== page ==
Bahia de Caraquez, Ecuador

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When we arrived here in Ecuador, a pilot boat was sent out and a gentleman boarded Tanda Malaika and showed us where to go to avoid grounding ourselves. Large sand banks appear at low tide, and the locals know exactly where to go to meander through them. The surrounding hills looked so beautiful and lush.

Fishermen zoomed by in their pangas as the town of Bahia de Caraquez came more clearly into view.

The creatures watched from their perches and talked excitedly about exploring.

The twins make me smile, I love the way they love each other.

As we came in to the anchorage to drop our hook, our friends, Gary and Joanne, waved to us from their boat and welcomed us in. We met them when we were in Panama. The sailing community is a small world and we love meeting up with friends from the sea.

Zatara anchored close by, and we settled in to our new location. We have enjoyed exploring the town and meeting the locals. An earthquake caused so much damage here about a year ago, killing over 400 people and injuring thousands. Many buildings look like they are about to tumble to the ground.

Some still stand straight but are severely cracked all over. We asked if there was any way we could help, but were told that at this point, it’s pretty much just down to machine work.

Street vendors sell delicious fruits,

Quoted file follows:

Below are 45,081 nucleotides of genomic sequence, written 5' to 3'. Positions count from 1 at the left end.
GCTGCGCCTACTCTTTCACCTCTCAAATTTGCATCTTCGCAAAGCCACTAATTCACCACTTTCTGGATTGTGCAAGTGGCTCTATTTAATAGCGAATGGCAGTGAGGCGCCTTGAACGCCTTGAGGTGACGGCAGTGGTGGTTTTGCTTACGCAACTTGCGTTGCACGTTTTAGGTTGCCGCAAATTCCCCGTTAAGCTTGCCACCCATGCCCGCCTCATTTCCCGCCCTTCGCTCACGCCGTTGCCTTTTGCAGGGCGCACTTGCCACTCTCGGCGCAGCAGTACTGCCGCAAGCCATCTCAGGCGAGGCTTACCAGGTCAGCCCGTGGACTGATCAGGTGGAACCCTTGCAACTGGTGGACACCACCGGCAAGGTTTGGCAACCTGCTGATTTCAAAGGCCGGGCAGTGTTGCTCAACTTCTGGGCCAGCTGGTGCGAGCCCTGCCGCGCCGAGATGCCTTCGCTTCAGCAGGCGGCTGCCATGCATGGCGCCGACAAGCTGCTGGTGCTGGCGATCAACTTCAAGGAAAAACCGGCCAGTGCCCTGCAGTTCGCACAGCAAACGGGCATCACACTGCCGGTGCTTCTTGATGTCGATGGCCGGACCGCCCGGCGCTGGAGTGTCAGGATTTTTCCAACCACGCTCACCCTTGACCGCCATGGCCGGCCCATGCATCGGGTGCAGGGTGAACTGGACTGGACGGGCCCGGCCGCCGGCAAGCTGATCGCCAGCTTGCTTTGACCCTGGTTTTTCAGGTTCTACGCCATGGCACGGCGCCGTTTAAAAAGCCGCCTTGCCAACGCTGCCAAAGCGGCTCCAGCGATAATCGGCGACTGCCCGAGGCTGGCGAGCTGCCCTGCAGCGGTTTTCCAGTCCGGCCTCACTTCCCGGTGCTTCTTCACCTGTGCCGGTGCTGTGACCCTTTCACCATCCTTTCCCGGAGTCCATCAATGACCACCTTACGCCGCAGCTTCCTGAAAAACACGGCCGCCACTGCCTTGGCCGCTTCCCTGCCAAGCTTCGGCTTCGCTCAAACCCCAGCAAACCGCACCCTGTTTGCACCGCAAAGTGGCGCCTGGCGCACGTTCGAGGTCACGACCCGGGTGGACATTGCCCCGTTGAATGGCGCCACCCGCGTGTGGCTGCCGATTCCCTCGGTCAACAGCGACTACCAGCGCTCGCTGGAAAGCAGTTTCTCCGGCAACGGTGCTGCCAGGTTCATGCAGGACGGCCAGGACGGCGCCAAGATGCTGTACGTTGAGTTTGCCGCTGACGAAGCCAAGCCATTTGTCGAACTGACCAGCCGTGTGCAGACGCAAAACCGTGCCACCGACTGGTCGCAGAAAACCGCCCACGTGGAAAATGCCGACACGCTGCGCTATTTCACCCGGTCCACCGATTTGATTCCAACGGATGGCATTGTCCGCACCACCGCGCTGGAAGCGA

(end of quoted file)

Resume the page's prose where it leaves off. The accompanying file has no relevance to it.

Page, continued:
Freshly baked breads,

And many other critters…

These two fine amigos held up their neatly hung crabs for me to photograph.

We found a place for Emma to get her hair trimmed,

and this morning she tried out another color. She’s such a beautiful young woman.

Aidan and Fin have had a blast with their boards at the skate park, and haven’t broken any bones.

I love watching the sweet little children on the streets.

This munchkin kept running away from his mama…

We watched some guys playing soccer for a while. They are a fit bunch of blokes and have so much talent.

As always, I love to see the street art on buildings and walls, and there is a fair amount of it here.

This evening we watched the sun set over the water, which was a beautiful close to the end of a wonderful day.

As we walked back to the dinghy on our walk home, we passed a place in the center of town where swallows gather at night and sit on the wires. There are 100’s of them!

They are fun to watch and admire, but not good to sit or park under!

Sailing to Ecuador

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Today we met up with our friends who are on their boat, Zatara, and began our sail to Ecuador. As we made our way to where we were to meet up, we were once again greeted by breeching rays, and also whales.